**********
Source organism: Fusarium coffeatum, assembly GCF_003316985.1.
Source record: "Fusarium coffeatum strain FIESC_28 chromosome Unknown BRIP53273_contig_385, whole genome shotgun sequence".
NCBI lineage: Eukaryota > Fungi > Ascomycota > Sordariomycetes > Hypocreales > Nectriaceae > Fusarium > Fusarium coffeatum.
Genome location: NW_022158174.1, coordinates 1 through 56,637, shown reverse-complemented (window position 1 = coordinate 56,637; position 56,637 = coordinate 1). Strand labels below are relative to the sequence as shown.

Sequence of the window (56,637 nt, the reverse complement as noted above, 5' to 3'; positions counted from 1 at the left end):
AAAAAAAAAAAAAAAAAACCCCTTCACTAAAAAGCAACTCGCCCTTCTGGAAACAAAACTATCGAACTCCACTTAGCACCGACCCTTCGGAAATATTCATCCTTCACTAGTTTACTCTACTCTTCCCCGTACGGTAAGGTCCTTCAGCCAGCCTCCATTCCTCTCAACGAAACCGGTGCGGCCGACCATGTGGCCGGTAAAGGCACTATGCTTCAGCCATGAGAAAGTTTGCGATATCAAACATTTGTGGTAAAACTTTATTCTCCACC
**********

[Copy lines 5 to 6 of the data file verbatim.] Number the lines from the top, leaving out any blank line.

Sequence of the window (56,637 nt, the reverse complement as noted above, 5' to 3'; positions counted from 1 at the left end):
AAAAAAAAAAAAAAAAAACCCCTTCACTAAAAAGCAACTCGCCCTTCTGGAAACAAAACTATCGAACTCCACTTAGCACCGACCCTTCGGAAATATTCATCCTTCACTAGTTTACTCTACTCTTCCCCGTACGGTAAGGTCCTTCAGCCAGCCTCCATTCCTCTCAACGAAACCGGTGCGGCCGACCATGTGGCCGGTAAAGGCACTATGCTTCAGCCATGAGAAAGTTTGCGATATCAAACATTTGTGGTAAAACTTTATTCTCCACC